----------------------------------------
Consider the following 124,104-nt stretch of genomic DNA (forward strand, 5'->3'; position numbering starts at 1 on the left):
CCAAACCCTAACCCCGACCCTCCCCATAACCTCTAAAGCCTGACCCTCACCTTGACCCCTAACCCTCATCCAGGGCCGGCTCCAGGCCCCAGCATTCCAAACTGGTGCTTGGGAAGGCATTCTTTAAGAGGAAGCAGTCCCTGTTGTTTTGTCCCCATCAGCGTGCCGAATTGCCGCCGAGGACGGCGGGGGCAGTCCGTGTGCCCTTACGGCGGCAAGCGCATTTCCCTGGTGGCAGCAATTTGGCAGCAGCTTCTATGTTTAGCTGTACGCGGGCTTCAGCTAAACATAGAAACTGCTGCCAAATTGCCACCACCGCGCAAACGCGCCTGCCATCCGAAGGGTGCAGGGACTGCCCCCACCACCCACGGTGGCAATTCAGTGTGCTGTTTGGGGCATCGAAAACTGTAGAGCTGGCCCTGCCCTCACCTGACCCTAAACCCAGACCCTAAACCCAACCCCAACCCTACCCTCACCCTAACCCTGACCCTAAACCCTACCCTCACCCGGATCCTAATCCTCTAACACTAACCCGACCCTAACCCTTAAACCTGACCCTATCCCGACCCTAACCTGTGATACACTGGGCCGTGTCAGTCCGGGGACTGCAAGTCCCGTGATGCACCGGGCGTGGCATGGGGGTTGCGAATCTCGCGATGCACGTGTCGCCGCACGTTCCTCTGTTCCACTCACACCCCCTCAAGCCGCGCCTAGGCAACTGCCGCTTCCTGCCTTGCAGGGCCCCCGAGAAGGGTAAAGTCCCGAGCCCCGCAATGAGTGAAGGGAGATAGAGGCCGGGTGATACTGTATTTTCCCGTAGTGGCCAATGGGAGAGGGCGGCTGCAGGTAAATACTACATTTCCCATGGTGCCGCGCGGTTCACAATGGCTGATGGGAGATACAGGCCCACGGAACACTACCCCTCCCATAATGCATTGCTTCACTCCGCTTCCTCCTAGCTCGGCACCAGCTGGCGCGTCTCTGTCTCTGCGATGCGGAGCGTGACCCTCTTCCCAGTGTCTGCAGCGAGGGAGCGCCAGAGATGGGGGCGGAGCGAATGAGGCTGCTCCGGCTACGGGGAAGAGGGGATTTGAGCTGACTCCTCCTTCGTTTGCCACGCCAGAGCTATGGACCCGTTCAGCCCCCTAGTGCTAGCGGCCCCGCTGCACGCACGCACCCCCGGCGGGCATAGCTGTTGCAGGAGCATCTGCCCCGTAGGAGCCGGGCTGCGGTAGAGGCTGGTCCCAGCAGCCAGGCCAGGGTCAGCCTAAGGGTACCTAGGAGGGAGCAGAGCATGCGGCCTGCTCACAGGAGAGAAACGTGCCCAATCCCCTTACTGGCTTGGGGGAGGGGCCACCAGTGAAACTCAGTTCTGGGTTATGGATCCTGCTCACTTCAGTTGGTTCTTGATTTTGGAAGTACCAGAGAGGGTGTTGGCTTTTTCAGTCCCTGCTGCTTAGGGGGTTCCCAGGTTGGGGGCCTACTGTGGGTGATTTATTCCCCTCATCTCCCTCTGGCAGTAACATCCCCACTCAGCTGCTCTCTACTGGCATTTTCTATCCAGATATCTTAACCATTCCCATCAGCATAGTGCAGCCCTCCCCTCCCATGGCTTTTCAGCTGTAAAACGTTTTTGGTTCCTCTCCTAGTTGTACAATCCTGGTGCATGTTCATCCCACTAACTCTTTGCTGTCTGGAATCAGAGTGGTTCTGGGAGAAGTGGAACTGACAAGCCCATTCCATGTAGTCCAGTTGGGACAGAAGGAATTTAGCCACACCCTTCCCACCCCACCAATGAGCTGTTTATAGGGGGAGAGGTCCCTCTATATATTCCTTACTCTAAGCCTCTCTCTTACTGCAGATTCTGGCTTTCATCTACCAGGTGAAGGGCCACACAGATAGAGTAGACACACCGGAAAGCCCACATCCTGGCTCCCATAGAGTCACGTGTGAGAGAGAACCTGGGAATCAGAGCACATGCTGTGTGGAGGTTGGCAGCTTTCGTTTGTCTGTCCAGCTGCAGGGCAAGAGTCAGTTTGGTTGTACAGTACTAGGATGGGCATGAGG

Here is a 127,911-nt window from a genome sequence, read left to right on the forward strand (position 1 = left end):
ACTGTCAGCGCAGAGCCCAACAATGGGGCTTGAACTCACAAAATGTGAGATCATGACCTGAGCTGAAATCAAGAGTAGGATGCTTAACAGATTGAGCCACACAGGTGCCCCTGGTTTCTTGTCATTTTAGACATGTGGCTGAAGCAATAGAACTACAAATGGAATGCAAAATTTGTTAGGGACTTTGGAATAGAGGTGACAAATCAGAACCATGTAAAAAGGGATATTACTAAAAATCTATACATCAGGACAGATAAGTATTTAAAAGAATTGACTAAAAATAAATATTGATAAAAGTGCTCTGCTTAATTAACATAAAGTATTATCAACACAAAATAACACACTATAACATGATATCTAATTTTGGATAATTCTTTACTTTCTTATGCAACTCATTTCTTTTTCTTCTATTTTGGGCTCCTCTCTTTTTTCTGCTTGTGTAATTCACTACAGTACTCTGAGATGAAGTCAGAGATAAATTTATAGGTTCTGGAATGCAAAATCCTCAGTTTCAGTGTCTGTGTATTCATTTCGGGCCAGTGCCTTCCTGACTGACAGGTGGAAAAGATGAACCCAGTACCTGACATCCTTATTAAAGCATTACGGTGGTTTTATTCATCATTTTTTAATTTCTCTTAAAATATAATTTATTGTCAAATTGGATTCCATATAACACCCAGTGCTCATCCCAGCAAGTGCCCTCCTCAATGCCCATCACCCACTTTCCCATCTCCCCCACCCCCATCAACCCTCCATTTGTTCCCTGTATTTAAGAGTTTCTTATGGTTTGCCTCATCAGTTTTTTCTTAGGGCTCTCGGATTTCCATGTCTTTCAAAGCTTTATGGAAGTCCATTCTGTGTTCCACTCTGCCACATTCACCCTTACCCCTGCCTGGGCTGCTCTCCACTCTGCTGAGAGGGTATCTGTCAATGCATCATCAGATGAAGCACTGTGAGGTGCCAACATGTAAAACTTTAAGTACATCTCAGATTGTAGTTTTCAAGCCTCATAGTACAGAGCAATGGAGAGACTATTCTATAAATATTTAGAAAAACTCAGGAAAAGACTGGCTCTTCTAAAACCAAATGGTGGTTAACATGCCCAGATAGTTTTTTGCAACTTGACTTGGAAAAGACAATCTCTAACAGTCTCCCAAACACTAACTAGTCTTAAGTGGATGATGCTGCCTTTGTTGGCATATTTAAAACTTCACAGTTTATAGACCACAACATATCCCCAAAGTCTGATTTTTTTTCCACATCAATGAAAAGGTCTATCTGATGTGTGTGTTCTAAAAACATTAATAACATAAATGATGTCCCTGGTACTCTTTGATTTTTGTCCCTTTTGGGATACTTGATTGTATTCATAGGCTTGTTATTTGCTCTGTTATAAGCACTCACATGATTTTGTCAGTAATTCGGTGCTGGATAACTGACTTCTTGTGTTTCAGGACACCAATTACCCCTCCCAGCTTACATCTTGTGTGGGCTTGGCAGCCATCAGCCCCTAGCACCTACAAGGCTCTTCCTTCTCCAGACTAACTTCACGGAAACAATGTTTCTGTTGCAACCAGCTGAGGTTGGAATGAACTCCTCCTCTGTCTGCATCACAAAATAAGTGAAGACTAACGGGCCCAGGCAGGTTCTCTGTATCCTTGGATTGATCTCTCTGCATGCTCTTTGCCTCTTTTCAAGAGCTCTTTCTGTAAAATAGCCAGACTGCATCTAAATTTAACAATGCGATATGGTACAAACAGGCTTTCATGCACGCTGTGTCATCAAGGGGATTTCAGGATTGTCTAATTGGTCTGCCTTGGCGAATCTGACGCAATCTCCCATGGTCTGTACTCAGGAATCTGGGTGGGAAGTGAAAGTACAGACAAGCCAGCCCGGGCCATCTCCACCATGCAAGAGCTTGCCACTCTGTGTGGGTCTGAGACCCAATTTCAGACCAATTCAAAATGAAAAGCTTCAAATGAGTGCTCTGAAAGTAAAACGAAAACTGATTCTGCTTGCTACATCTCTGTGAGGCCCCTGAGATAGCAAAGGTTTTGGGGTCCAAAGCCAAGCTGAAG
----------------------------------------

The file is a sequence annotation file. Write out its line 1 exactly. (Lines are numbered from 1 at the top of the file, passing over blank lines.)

Consider the following 124,104-nt stretch of genomic DNA (forward strand, 5'->3'; position numbering starts at 1 on the left):